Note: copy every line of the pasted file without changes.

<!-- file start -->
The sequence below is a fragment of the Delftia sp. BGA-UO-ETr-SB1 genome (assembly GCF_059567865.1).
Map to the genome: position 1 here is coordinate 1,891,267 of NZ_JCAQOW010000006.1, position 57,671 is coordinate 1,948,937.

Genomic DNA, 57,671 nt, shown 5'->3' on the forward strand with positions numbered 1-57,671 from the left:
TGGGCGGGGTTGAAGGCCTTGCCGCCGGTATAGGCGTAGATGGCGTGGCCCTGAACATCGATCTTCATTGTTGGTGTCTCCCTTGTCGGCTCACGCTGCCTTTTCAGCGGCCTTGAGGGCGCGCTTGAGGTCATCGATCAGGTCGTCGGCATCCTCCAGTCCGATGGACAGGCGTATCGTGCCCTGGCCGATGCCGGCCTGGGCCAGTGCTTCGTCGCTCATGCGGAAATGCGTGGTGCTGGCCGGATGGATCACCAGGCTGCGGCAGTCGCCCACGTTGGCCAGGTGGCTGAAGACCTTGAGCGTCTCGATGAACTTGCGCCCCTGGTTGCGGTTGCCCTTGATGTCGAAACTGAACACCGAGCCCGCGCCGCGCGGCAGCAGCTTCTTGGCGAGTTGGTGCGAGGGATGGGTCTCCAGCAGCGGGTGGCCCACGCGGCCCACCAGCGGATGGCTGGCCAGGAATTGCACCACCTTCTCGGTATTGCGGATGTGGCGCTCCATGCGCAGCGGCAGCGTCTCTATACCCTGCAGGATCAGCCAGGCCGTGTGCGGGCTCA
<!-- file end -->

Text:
The sequence below is a fragment of the Delftia sp. BGA-UO-ETr-SB1 genome (assembly GCF_059567865.1).
Map to the genome: position 1 here is coordinate 1,891,267 of NZ_JCAQOW010000006.1, position 57,671 is coordinate 1,948,937.

Genomic DNA, 57,671 nt, shown 5'->3' on the forward strand with positions numbered 1-57,671 from the left:
TGGGCGGGGTTGAAGGCCTTGCCGCCGGTATAGGCGTAGATGGCGTGGCCCTGAACATCGATCTTCATTGTTGGTGTCTCCCTTGTCGGCTCACGCTGCCTTTTCAGCGGCCTTGAGGGCGCGCTTGAGGTCATCGATCAGGTCGTCGGCATCCTCCAGTCCGATGGACAGGCGTATCGTGCCCTGGCCGATGCCGGCCTGGGCCAGTGCTTCGTCGCTCATGCGGAAATGCGTGGTGCTGGCCGGATGGATCACCAGGCTGCGGCAGTCGCCCACGTTGGCCAGGTGGCTGAAGACCTTGAGCGTCTCGATGAACTTGCGCCCCTGGTTGCGGTTGCCCTTGATGTCGAAACTGAACACCGAGCCCGCGCCGCGCGGCAGCAGCTTCTTGGCGAGTTGGTGCGAGGGATGGGTCTCCAGCAGCGGGTGGCCCACGCGGCCCACCAGCGGATGGCTGGCCAGGAATTGCACCACCTTCTCGGTATTGCGGATGTGGCGCTCCATGCGCAGCGGCAGCGTCTCTATACCCTGCAGGATCAGCCAGGCCGTGTGCGGGCTCA